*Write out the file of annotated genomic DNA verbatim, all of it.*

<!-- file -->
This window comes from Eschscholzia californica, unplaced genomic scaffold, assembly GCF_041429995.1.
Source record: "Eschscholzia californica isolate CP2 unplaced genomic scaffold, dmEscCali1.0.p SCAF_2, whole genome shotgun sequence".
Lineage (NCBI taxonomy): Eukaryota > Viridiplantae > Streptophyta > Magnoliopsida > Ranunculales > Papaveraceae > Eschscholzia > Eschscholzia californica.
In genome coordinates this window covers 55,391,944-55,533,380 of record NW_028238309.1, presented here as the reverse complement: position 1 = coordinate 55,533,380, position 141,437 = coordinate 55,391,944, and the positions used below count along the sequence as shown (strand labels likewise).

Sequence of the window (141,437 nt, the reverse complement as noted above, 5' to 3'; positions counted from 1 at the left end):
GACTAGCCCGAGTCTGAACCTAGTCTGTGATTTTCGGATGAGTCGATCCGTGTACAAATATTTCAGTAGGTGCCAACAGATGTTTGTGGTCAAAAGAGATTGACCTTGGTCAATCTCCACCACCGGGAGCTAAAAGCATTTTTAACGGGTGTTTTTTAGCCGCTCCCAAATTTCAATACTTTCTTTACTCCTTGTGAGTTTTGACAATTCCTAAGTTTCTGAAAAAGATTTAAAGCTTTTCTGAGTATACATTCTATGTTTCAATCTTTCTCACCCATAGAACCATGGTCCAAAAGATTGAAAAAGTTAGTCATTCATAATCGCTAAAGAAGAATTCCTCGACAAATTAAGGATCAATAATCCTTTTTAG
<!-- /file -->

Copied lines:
This window comes from Eschscholzia californica, unplaced genomic scaffold, assembly GCF_041429995.1.
Source record: "Eschscholzia californica isolate CP2 unplaced genomic scaffold, dmEscCali1.0.p SCAF_2, whole genome shotgun sequence".
Lineage (NCBI taxonomy): Eukaryota > Viridiplantae > Streptophyta > Magnoliopsida > Ranunculales > Papaveraceae > Eschscholzia > Eschscholzia californica.
In genome coordinates this window covers 55,391,944-55,533,380 of record NW_028238309.1, presented here as the reverse complement: position 1 = coordinate 55,533,380, position 141,437 = coordinate 55,391,944, and the positions used below count along the sequence as shown (strand labels likewise).

Sequence of the window (141,437 nt, the reverse complement as noted above, 5' to 3'; positions counted from 1 at the left end):
GACTAGCCCGAGTCTGAACCTAGTCTGTGATTTTCGGATGAGTCGATCCGTGTACAAATATTTCAGTAGGTGCCAACAGATGTTTGTGGTCAAAAGAGATTGACCTTGGTCAATCTCCACCACCGGGAGCTAAAAGCATTTTTAACGGGTGTTTTTTAGCCGCTCCCAAATTTCAATACTTTCTTTACTCCTTGTGAGTTTTGACAATTCCTAAGTTTCTGAAAAAGATTTAAAGCTTTTCTGAGTATACATTCTATGTTTCAATCTTTCTCACCCATAGAACCATGGTCCAAAAGATTGAAAAAGTTAGTCATTCATAATCGCTAAAGAAGAATTCCTCGACAAATTAAGGATCAATAATCCTTTTTAG